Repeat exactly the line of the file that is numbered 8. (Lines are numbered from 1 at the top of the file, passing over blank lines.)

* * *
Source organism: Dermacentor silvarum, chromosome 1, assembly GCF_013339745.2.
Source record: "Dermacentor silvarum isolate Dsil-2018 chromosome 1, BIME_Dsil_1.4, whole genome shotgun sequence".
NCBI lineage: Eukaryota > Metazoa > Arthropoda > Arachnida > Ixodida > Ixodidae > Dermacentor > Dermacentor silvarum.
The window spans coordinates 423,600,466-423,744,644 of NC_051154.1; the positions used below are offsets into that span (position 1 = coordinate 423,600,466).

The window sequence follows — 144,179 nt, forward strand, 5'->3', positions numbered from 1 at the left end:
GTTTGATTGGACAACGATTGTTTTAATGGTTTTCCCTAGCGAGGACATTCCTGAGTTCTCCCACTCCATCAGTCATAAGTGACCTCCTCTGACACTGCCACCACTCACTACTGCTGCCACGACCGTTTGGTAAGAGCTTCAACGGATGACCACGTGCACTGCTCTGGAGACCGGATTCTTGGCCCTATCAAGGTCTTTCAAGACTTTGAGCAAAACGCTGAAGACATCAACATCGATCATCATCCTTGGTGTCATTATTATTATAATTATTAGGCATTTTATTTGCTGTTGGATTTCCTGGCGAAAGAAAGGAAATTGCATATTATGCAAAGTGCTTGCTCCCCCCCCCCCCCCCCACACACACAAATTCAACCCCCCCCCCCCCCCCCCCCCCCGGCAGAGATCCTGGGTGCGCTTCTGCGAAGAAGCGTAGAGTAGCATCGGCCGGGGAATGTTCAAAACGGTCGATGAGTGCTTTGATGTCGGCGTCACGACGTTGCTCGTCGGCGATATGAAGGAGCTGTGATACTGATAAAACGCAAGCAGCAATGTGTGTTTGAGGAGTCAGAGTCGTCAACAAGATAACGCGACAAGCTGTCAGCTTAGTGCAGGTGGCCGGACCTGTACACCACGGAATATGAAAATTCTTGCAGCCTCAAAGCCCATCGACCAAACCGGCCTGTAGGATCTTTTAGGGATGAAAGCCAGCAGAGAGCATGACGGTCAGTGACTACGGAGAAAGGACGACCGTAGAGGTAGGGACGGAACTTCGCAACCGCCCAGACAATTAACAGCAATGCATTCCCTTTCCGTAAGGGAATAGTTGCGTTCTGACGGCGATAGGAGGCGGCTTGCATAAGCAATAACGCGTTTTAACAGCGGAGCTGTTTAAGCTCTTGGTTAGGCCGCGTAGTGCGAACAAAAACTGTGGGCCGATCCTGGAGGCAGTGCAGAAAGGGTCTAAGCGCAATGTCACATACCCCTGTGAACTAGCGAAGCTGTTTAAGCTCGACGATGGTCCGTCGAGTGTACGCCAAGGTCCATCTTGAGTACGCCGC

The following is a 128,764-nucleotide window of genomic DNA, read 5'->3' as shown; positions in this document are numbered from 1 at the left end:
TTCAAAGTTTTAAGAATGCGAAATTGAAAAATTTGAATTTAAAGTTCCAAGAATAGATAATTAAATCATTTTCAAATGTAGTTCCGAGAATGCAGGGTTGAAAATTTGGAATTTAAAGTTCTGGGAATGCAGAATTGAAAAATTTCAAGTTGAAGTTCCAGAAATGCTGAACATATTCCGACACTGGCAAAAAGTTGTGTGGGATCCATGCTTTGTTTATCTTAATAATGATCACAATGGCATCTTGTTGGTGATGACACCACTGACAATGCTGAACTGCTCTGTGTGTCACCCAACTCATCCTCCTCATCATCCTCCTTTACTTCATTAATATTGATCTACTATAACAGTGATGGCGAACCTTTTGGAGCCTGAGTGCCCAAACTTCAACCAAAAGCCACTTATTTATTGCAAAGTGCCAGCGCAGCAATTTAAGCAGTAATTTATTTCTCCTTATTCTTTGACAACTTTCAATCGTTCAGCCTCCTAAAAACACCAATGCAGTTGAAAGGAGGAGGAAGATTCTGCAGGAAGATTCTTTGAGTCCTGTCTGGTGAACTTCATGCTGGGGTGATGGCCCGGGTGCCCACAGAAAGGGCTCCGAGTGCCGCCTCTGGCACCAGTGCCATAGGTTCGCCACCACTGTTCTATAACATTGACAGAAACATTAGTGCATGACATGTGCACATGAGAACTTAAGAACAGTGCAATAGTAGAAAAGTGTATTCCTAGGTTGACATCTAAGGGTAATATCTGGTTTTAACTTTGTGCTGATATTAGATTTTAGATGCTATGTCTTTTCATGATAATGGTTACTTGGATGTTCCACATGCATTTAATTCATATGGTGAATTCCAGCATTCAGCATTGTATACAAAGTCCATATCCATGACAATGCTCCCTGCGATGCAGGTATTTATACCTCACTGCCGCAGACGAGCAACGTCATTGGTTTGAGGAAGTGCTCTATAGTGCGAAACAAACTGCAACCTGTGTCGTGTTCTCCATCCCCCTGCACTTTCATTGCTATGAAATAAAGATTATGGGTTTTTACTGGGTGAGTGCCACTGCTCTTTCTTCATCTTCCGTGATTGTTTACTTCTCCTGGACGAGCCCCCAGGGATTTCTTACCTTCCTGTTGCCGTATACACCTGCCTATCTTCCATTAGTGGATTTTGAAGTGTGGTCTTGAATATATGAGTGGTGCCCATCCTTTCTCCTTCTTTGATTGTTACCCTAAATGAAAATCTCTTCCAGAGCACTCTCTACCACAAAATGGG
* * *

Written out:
TTCAAAGTTTTAAGAATGCGAAATTGAAAAATTTGAATTTAAAGTTCCAAGAATAGATAATTAAATCATTTTCAAATGTAGTTCCGAGAATGCAGGGTTGAAAATTTGGAATTTAAAGTTCTGGGAATGCAGAATTGAAAAATTTCAAGTTGAAGTTCCAGAAATGCTGAACATATTCCGACACTGGCAAAAAGTTGTGTGGGATCCATGCTTTGTTTATCTTAATAATGATCACAATGGCATCTTGTTGGTGATGACACCACTGACAATGCTGAACTGCTCTGTGTGTCACCCAACTCATCCTCCTCATCATCCTCCTTTACTTCATTAATATTGATCTACTATAACAGTGATGGCGAACCTTTTGGAGCCTGAGTGCCCAAACTTCAACCAAAAGCCACTTATTTATTGCAAAGTGCCAGCGCAGCAATTTAAGCAGTAATTTATTTCTCCTTATTCTTTGACAACTTTCAATCGTTCAGCCTCCTAAAAACACCAATGCAGTTGAAAGGAGGAGGAAGATTCTGCAGGAAGATTCTTTGAGTCCTGTCTGGTGAACTTCATGCTGGGGTGATGGCCCGGGTGCCCACAGAAAGGGCTCCGAGTGCCGCCTCTGGCACCAGTGCCATAGGTTCGCCACCACTGTTCTATAACATTGACAGAAACATTAGTGCATGACATGTGCACATGAGAACTTAAGAACAGTGCAATAGTAGAAAAGTGTATTCCTAGGTTGACATCTAAGGGTAATATCTGGTTTTAACTTTGTGCTGATATTAGATTTTAGATGCTATGTCTTTTCATGATAATGGTTACTTGGATGTTCCACATGCATTTAATTCATATGGTGAATTCCAGCATTCAGCATTGTATACAAAGTCCATATCCATGACAATGCTCCCTGCGATGCAGGTATTTATACCTCACTGCCGCAGACGAGCAACGTCATTGGTTTGAGGAAGTGCTCTATAGTGCGAAACAAACTGCAACCTGTGTCGTGTTCTCCATCCCCCTGCACTTTCATTGCTATGAAATAAAGATTATGGGTTTTTACTGGGTGAGTGCCACTGCTCTTTCTTCATCTTCCGTGATTGTTTACTTCTCCTGGACGAGCCCCCAGGGATTTCTTACCTTCCTGTTGCCGTATACACCTGCCTATCTTCCATTAGTGGATTTTGAAGTGTGGTCTTGAATATATGAGTGGTGCCCATCCTTTCTCCTTCTTTGATTGTTACCCTAAATGAAAATCTCTTCCAGAGCACTCTCTACCACAAAATGGG